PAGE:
Capital One will nearly double the interest rates it charges some credit card customers this spring.

The move is symptomatic of lenders increasingly upping rates for millions of those already in hardship, which can add hundreds to annual costs.

The card giant has imposed rate hikes of up to seven and a half percentage points. Some borrowers have reported their annual interest rate will jump from 34.9% to 39.9%, others from 12.9% to 17.9%, others from 8% to 15.3%.

The latter hike would add around £150 to annual interest payments, assuming a constant £2,000 balance. That jumps to £365 on a £5,000 debt.

The rises will come into force in March and April despite no change in the Bank of England Base Rate for almost a year.

Capital One says it is "increasing interest rates for only a small percentage of customers across our range of cards" but does not state who the rate jack applies to.

Card firms tend to hike rates for borrowers with patchy credit scores.

A Capital One spokeswoman adds: "The economic environment has changed dramatically and we must adjust rates to account appropriately for the increased risk of lending to consumers in an economic downturn."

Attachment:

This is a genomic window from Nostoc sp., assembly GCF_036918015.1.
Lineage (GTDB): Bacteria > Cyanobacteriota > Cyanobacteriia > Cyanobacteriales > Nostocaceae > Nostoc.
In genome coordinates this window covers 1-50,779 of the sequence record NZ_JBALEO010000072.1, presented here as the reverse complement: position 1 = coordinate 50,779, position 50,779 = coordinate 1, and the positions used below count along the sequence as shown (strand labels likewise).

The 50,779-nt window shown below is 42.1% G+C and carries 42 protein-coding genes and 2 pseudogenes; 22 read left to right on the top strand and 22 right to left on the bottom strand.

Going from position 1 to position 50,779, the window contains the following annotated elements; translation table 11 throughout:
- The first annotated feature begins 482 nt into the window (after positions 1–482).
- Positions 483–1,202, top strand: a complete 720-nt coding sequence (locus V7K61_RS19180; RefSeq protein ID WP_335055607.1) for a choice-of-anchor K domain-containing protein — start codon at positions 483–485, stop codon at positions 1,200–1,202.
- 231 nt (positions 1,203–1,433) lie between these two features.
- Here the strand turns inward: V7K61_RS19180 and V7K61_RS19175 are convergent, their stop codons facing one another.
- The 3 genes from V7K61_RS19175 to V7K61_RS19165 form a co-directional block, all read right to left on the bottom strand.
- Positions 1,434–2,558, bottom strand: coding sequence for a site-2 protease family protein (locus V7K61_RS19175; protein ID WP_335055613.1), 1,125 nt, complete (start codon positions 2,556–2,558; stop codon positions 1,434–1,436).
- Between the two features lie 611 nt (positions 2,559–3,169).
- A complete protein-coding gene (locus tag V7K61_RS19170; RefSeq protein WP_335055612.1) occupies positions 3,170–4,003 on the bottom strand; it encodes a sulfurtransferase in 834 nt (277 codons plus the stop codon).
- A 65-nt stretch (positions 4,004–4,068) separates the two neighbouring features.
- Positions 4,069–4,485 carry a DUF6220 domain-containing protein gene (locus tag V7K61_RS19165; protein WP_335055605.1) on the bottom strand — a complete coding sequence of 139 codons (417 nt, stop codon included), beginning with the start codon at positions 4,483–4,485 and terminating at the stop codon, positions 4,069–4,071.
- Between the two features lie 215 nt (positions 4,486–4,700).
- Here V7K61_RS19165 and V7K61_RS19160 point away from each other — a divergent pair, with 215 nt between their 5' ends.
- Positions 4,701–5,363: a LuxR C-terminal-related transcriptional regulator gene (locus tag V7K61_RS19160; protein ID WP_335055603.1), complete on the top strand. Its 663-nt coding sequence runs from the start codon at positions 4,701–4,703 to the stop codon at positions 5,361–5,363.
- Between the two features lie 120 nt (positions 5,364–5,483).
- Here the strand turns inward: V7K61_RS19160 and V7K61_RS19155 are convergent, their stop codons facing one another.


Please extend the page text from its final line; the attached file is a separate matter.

Reject rate jacking

You have a right to reject such rate rises.

Wendy Alcock, money analyst, explains: "Cardholders unwilling to accept the hikes can choose to remain on their existing rate but without being able to spend on the card any more."

The interest rates charged on credit cards have been steadily increasing during the past year, as providers factor in the increased risk of customers defaulting on their debt.

The average rate charged on a credit card had reached 16.25% by the end of December, up from 15.58% 12 months earlier, and the highest figure since October 2006.

The UK Cards Association estimates 6.4 million credit card customers had the interest rate they are charged increased between January and October last year.

Additional reporting by the Press Association.

Further reading/Key Links

Rate hikes: Reject Rate Jacking
Cut credit card debt: Best balance transfers